Story at a glance

  • Kamala Harris officially resigned from her position as a California senator on Monday in advance of her vice presidential confirmation on Wednesday.
  • Taking Harris’s place is Alex Padilla, who will become California’s first Latino senator.
  • Padilla’s new role is a win for diverse representation in the state, where the Latino population hovers around 40 percent.
  • California Gov. Gavin Newsom (D) also nominated Shirley Weber to take Padilla’s place as Secretary of State, making her the first Black woman to hold that position.

In a historic week of firsts for the country, former California Sen. Kamala Harris (D) prepares to take an oath of office on Jan. 20, officially making her the first Black, the first Asian American and the first female U.S. vice president. 

Prior to taking on her new role at the White House, Harris officially resigned from her former position on Martin Luther King, Jr. Day, adding that “I’m not saying goodbye. In many ways, I’m saying hello as your vice president.”

Taking her place is California Secretary of State Alex Padilla, whom the state’s governor Gavin Newsom appointed to serve out the final two years of Harris’s first term. Once those two years conclude, Padilla will have the ability to run for the position again if he so chooses.

Padilla’s appointment makes him the first Latino senator to represent California — where the Latino population hovers around 40 percent.

He will be sworn in Wednesday alongside Sens.-elect Jon Ossoff and Raphael Warnock, two Democrats who recently won their Senate runoff elections in the typically red state of Georgia. When sworn in, Warnock will become Georgia’s first Black senator and Ossoff the state’s first Jewish senator. The swearing in of Harris and the three new senators marks an important shift in the Senate to a 50-50 split between Democrats and Republicans, and Harris will gain the ability to cast tie-breaking votes as vice president.

Humble roots

The son of Mexican immigrants who settled in the San Fernando Valley, Padilla said he is “honored” and “humbled” because of his hardworking parents. “Can’t tell you how many pancakes my dad flipped or eggs he scrambled trying to provide for us, or the many, many years of my mom cleaning houses doing the same thing,” he said during a video conference call with Newsom on Monday.


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Experts say Padilla’s new position as the first Latino senator is meaningful for the many California constituents who share his cultural background, as they will finally get the chance to see themselves represented at the Senate level.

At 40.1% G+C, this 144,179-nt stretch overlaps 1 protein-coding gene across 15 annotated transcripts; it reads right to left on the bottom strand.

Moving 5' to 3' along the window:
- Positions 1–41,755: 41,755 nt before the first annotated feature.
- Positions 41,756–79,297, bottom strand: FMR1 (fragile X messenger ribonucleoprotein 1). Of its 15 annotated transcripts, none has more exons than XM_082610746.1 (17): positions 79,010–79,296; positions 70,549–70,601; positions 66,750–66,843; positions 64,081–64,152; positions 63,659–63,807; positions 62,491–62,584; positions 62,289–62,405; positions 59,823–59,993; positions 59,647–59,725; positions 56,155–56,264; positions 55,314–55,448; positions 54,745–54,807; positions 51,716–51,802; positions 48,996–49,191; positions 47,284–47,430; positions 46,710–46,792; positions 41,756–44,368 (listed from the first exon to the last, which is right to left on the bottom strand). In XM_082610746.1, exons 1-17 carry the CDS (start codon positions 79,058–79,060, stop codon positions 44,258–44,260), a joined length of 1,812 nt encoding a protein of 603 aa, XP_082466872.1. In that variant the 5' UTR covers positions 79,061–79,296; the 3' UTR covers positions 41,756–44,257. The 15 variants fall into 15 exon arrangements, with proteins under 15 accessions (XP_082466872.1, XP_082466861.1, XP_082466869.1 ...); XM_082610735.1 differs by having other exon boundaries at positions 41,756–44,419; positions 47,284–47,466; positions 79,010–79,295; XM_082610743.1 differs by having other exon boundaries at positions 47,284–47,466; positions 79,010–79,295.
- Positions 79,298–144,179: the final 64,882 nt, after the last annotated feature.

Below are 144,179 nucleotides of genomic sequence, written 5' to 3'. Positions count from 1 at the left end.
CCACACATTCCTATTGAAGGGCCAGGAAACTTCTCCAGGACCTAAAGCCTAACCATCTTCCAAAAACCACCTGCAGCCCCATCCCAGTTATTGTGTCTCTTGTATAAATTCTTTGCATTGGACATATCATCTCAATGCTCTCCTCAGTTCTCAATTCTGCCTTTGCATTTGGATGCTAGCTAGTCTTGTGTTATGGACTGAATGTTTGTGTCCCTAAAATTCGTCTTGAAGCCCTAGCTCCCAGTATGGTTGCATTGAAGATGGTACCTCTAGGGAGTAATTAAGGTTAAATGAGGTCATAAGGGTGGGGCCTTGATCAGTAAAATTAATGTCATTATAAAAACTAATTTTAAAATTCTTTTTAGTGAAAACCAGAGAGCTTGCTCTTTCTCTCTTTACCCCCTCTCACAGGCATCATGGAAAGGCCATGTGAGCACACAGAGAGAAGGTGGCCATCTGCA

His possible appointment was also backed by U.S. Sen. Dianne Feinstein (D) in December, who said he was an “excellent choice” to join her in representing California in the Senate.

“Crucially, Alex is someone who understands the many challenges that Californians are facing, and I believe he is very well-suited to fight for them for years to come,” Feinstein said in a statement. “I also believe Alex brings a critically important voice to the Senate as the first Latino senator from California.”

Turning tides

Gov. Newsom not only appointed Padilla on Martin Luther King Jr. Day, but also nominated state Assemblywoman Shirley Weber to replace the incoming senator as secretary of state. She will be the first Black person to hold the role in California. 

“It is fitting that on the same day we celebrate the legacy of Dr. Martin Luther King, Jr. — a civil rights icon who fought for justice and representation — we also move forward the appointment of California’s first Latino U.S. Senator Alex Padilla and the nomination of Dr. Shirley Weber who will serve as the first-ever African American Secretary of State,” said Newsom in a statement. “Both will be strong defenders of our democracy during this fragile moment in our nation’s history.”

“These appointments are only possible because of the trailblazing leadership of my dear friend and California’s own Kamala Harris, who will move on from the Senate to make history by becoming the first African American and woman to serve as Vice President of the United States. This is a proud day for California.”


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Published on Jan 19, 2021